Hong Kong has had plenty of great concerts with boring beers over the years, not to mention some tremendous beer festivals with less-than-stellar music. This summer, Beer We Go and This Town Needs hope to finally give you both at the same time. On July 20 and 21, the organisers of last year’s Great Hong Kong Craft Beer Festival are hosting a revamped festival, now dubbed Beer We Go, at This Town Needs that caters to both beer geeks and indie scenesters.
Beers from 15 different craft breweries – including many that have never before been available in Hong Kong – are being paired with the sound and style of 10 bands playing live over four different sessions. On the bill are local indie acts Jonathan Yang (the bassist in David Boring, one of the best known bands on the indie scene) and Raw Track, as well as emerging artists from Japan and Taiwan, like Stuts and Mary See The Future.
Sound complicated? It isn’t. Each four-hour-long session is dedicated to a different genre of music (loosely categorised here as pop rock, hip hop, electronic and noise rock, and punk). While the bands play, brewers pour the beers they believe are best suited to the tunes. Whatever your opinion of the pairings, the beer and music should be special in their own right.
In the lead-up to Beer We Go, Time Out talked to Alan Cheung, one of the organisers of Beer We Go, to get his thoughts on craft beer and remaining independent in Hong Kong.
How has the craft beer scene evolved over the past five years? How do festivals like Beer We Go represent the latest stage of that evolution?
Taiwanese band Jade Eyes
In the last six or seven years, we went from having almost no craft beer presence to having over 30 local brewery brands, over 20 beer-focused taprooms, about five beer-focused bottle shops and a sizeable selection at supermarkets and wine shop chains.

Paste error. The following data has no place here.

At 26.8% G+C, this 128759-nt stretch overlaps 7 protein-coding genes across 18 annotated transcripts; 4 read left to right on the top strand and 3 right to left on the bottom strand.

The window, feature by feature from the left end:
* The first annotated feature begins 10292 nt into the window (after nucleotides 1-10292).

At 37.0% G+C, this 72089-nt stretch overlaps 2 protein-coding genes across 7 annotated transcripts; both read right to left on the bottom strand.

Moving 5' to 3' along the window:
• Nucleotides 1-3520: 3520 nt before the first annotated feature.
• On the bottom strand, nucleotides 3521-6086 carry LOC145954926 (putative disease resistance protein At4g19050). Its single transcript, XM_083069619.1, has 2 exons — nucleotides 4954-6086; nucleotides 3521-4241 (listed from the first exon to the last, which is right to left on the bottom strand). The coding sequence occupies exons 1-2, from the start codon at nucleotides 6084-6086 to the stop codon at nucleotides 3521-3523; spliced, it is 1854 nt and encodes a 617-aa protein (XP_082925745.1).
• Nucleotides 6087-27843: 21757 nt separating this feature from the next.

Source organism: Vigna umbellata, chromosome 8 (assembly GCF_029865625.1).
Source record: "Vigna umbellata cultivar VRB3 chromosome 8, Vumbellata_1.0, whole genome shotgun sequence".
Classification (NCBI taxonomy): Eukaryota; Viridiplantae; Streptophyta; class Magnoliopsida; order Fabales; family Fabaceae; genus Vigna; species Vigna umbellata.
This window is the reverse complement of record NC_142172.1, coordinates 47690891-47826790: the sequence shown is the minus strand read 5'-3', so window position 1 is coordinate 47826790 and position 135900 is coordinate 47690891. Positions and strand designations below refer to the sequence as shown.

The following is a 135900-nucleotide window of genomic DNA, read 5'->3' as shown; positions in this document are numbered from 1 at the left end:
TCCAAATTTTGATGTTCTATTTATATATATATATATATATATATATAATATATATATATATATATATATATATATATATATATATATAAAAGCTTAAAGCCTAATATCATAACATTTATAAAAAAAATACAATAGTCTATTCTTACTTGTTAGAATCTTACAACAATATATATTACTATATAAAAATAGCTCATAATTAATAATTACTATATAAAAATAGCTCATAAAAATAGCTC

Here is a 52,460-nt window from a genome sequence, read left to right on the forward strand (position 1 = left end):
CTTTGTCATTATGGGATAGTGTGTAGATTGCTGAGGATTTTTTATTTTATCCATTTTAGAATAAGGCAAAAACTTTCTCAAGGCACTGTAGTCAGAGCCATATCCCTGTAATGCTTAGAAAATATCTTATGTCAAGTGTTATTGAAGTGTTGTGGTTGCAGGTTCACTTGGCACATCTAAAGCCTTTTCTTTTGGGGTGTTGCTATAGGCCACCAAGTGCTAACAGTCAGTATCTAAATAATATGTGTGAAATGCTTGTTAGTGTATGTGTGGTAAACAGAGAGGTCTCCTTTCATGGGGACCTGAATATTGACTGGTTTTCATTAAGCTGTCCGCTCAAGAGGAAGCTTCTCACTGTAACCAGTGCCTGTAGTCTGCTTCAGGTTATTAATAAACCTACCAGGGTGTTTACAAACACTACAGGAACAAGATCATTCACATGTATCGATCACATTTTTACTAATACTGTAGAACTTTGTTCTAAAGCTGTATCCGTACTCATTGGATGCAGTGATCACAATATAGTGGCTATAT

Until last year, there was really only one major craft beer festival – Beertopia. Now we’re getting more and more, like the Young Master Invitational Beer Festival and the Great Hong Kong Craft Beer Festival. This shows that the size of the Hong Kong beer market has grown to a point that it can support multiple beer festivals in one year. It also shows that people are looking for new themes and concepts that will help them approach craft beer.
Was it hard to find the right beer and breweries to match the music?
We’ve been to great beer festivals in Hong Kong with no music and we’ve been to great independent music festivals in Hong Kong that only offer mass-produced commercial lagers. For Beer We Go, we wanted to take up the challenge to offer the best of both worlds.
This is a social experiment. We’re uniting two niche groups that support independent products. The challenge we’re facing is that beer geeks may not understand the value of the awesome music that we’re offering and music lovers may not see the value of the great beers yet, either. But that shows exactly what both industries need: education. That’s why we’re taking the risk to host this now.
What are the challenges of staying independent in Hong Kong, where creativity isn’t always valued on the same level as the almighty dollar?
Hong Kong artist Mukzi and The Island
When we asked our friends in the music industry for tips on scoring event sponsorships, 100 percent of them recommended that we approach mass-produced commercial lager brands. It’s definitely not easy to finance events like this on your own, but someone has to do it.
We’re thankful to have had a lot of support from beer drinkers in Hong Kong who encouraged us to go forward with [Beer We Go] and the guys at This Town Needs [formerly Hidden Agenda] who provided the amazing venue and helped to organise the music line-up.
Are there any beers we should be especially excited to try?
There are a lot of breweries that will be pouring beer in Hong Kong for the first time, like Cigar City, Oskar Blues, Three Weavers, Devil Craft, Lord Hobo, Loverbeer and Frau Gruber. We’re really excited to have them here.